We’re taught that plots need forward momentum to keep you hooked, but Dybek, who writes prose and poetry, doesn’t pull you forward through a story in a straight line. In stories like ‘Paper Lantern’, he’s more interested in looking backwards – the narrative drifts about, structured around voltas and refrains rather than plot points. ‘Paper Lantern’ is dreamy, sensuous and a bit erotic – it’s formed like a Russian Doll, with stories within stories, memories within memories. It’s a cheap joke that the main character is working on a time machine – the story is a time machine.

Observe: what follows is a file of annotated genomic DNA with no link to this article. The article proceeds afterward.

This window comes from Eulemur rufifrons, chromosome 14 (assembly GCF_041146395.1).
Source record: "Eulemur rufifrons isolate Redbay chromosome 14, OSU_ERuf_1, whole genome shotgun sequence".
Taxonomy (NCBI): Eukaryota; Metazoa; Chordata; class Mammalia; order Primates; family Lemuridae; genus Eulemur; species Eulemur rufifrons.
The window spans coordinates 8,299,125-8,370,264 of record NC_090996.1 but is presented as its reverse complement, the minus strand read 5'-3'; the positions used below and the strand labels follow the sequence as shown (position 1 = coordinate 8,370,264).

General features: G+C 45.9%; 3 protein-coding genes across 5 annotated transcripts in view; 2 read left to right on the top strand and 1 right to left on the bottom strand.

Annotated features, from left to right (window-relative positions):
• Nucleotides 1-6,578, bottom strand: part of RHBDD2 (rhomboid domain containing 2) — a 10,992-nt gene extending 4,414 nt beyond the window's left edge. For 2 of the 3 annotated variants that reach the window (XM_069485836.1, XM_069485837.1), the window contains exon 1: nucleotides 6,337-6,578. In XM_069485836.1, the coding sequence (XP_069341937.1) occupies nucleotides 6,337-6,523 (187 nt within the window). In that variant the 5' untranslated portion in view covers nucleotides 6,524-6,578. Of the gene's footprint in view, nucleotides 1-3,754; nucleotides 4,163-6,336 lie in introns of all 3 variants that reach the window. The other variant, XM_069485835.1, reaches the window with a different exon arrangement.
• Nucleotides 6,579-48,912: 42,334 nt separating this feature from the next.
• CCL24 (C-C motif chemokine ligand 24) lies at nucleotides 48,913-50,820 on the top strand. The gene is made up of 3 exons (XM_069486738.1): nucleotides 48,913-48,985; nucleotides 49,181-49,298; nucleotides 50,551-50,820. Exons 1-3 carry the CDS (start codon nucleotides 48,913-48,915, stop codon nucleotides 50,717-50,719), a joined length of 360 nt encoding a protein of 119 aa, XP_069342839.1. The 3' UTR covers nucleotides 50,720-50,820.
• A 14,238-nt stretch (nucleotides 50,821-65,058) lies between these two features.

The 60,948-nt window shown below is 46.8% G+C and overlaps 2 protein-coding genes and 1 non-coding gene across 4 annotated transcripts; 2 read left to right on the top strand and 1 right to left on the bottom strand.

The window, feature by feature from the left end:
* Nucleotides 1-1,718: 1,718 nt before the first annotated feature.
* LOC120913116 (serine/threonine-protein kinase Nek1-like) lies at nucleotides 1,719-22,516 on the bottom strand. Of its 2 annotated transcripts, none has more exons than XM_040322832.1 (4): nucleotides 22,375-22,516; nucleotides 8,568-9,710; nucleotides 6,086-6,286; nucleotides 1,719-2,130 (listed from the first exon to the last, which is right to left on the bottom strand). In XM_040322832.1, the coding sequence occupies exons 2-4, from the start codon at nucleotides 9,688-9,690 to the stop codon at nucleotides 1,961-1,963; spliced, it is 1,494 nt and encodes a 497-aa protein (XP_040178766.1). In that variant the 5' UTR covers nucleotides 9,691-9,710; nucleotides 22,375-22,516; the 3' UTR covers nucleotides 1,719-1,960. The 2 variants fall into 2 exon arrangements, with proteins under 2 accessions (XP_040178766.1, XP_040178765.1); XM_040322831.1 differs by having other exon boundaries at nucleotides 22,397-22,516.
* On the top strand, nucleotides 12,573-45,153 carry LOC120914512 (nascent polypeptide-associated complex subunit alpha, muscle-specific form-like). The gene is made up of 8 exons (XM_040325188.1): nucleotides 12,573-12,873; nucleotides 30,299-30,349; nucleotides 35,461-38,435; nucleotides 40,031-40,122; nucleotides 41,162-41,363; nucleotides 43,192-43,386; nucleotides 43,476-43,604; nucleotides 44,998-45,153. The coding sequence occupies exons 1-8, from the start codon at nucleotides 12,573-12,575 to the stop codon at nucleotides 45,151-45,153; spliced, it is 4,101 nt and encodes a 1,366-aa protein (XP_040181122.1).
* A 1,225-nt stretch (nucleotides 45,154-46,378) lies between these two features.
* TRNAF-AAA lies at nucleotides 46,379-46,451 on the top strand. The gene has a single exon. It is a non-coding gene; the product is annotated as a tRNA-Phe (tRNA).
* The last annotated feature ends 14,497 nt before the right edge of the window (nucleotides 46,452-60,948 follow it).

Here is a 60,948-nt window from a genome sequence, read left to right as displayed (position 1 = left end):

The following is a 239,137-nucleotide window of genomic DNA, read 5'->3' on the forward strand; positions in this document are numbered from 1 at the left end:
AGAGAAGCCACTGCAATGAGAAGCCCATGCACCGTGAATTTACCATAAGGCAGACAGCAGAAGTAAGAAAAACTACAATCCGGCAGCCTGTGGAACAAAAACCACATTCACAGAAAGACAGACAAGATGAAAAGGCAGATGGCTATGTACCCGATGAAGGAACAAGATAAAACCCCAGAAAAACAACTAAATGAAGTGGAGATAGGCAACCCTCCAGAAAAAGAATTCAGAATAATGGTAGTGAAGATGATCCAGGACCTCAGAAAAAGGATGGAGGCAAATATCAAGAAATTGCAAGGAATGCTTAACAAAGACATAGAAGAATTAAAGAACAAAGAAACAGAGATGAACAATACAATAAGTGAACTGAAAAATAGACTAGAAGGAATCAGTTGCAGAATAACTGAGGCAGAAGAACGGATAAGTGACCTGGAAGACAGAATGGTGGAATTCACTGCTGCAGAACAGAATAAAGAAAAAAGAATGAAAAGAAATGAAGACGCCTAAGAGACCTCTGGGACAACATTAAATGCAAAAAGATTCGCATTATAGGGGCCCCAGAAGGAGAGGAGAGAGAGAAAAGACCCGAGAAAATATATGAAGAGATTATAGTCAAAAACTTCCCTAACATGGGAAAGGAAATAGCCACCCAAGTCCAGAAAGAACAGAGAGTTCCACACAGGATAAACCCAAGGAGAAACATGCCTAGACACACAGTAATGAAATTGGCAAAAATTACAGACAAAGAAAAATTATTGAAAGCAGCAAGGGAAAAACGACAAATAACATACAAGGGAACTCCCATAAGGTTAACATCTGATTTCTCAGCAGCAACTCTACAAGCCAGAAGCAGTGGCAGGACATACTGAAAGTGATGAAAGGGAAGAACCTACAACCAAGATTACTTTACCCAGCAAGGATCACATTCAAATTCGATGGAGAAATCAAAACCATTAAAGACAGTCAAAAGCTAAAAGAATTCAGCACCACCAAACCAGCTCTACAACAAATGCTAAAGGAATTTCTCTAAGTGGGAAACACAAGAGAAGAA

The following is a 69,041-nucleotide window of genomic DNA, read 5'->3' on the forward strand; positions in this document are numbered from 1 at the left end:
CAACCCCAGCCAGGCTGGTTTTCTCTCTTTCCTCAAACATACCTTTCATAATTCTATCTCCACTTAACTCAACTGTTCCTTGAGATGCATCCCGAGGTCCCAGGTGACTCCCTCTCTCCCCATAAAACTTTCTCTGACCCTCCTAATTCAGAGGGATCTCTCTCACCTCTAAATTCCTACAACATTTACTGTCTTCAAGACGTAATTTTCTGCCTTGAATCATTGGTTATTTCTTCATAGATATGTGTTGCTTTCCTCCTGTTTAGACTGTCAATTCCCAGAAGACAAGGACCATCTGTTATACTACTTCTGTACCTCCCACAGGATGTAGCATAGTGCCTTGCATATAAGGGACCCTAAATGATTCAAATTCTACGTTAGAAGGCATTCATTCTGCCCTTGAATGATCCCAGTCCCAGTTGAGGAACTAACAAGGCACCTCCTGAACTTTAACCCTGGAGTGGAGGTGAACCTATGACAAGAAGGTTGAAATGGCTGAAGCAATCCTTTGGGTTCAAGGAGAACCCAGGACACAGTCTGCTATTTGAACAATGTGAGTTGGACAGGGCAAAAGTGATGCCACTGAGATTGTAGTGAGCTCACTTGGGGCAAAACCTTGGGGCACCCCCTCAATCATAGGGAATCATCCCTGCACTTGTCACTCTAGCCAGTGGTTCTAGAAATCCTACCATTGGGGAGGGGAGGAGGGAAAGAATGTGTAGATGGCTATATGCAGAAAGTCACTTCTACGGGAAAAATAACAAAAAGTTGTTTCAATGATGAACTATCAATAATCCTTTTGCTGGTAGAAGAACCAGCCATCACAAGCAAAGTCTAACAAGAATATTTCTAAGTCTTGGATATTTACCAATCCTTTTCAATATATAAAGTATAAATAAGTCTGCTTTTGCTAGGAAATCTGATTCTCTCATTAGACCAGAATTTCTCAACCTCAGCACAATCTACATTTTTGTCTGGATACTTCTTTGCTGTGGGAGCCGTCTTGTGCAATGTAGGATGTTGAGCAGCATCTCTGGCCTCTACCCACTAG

First published in The New Yorker, November 1995, and available to subscribers to read here. Collected in Paper Lantern: Love Stories, Farrar, Straus and Giroux/Jonathan Cape, 2015, and The Start of Something: Selected Stories, Simon & Schuster/Jonathan Cape, 2016. Listen to ZZ Packer read it here